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The religious symbolism in C.S. Lewis's Narnia books is well known and, in many cases, very clear: Aslan is Jesus, the Calormenes are a very stereotypical portrayal of Muslims, the Dwarfs may represent Jews, and so on.

What about the Telmarines, as seen in Prince Caspian? They rule over Narnia and banish the talking creatures and dwarfs, hags, etc. to the mere legends that they are in our own world. Do they represent anything in the symbolic Lewisian theology? Atheists, perhaps?

  • The Ancient Romans morphing into the Roman Catholic Church :) Am attempting a justification. – fundagain Oct 15 '18 at 16:57
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    "the Calormenes are a very stereotypical portrayal of Muslims"? Can you justify or reference this? In my understanding, the Calormenes are way too early to be Muslims. – fundagain Oct 15 '18 at 17:36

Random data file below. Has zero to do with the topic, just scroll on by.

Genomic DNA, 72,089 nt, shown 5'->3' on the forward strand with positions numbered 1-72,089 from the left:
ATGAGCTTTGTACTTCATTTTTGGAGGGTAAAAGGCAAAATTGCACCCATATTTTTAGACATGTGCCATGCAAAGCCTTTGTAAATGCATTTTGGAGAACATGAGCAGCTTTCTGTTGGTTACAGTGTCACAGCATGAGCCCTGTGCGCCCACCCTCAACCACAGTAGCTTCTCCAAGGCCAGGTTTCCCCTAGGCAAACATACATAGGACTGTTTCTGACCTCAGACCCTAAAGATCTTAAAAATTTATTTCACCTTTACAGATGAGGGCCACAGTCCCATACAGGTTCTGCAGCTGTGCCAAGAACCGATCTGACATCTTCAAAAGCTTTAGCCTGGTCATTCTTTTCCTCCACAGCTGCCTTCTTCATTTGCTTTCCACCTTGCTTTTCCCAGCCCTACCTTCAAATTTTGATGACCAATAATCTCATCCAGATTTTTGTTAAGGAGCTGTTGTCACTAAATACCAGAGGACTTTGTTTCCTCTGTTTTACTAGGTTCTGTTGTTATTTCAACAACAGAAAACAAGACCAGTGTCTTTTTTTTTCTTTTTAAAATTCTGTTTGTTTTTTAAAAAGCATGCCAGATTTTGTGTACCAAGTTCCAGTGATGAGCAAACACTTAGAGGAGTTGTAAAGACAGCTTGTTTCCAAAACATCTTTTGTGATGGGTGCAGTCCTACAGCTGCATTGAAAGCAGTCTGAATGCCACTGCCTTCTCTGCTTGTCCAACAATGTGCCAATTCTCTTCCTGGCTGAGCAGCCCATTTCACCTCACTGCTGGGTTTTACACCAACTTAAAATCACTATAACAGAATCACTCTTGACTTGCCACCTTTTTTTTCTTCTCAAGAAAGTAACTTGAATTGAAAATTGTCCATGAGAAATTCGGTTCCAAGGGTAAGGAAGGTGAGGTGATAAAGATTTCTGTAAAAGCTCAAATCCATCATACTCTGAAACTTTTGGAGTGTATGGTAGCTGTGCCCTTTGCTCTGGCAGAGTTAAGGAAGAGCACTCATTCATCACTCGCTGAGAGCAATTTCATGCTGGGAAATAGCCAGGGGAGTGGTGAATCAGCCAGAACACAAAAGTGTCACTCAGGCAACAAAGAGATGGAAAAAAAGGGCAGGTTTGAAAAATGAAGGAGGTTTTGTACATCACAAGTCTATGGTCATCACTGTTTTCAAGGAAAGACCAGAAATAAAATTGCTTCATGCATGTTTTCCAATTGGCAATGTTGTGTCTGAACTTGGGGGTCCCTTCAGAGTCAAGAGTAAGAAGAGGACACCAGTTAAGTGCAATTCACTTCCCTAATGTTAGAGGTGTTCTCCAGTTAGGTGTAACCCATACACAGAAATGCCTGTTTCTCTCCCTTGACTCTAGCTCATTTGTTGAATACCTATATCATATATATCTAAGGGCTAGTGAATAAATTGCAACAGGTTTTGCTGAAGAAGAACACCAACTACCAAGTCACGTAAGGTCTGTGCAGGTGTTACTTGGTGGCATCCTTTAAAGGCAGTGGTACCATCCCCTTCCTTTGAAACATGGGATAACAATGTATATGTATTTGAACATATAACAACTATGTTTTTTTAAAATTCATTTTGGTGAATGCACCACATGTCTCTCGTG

• I would associate the Calormenes with people in that area, or India, etc., but long before Islam. – fundagain Oct 15 '18 at 17:49
  • Perhaps atheists? I'd have to think about it more, and I'd be curious for your thoughts on it, but: they don't believe in the 'old stories' but are secretly a bit afraid, they believe in 'progress' (think schools that Aslan tears down, the deforestation, and the bridge over Beruna), and we never hear about any particular god-like figure that they worship. However, there's a part of me that wonders if that position was kinda taken up by Eustace's parents? – heather Feb 20 at 1:51
  • @heather Could well be! For Eustace's parents, see this question. – Rand al'Thor Feb 20 at 7:03

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